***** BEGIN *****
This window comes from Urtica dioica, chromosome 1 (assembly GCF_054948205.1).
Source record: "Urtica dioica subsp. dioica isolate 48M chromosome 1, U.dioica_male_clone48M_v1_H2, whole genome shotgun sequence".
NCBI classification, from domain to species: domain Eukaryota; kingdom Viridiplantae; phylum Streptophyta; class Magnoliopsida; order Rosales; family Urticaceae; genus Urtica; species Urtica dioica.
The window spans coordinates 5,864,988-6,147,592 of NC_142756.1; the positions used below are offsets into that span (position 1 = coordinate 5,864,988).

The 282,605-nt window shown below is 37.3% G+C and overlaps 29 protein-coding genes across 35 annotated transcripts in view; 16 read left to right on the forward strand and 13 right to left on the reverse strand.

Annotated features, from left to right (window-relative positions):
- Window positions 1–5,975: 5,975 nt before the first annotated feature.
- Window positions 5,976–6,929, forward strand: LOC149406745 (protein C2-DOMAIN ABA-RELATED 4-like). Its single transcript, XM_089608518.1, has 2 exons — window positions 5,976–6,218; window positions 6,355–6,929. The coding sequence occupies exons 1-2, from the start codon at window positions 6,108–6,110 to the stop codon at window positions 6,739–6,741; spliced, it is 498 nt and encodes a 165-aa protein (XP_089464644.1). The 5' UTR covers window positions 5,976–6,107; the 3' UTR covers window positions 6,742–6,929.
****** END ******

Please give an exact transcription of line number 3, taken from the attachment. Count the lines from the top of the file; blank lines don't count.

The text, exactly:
NCBI classification, from domain to species: domain Eukaryota; kingdom Viridiplantae; phylum Streptophyta; class Magnoliopsida; order Rosales; family Urticaceae; genus Urtica; species Urtica dioica.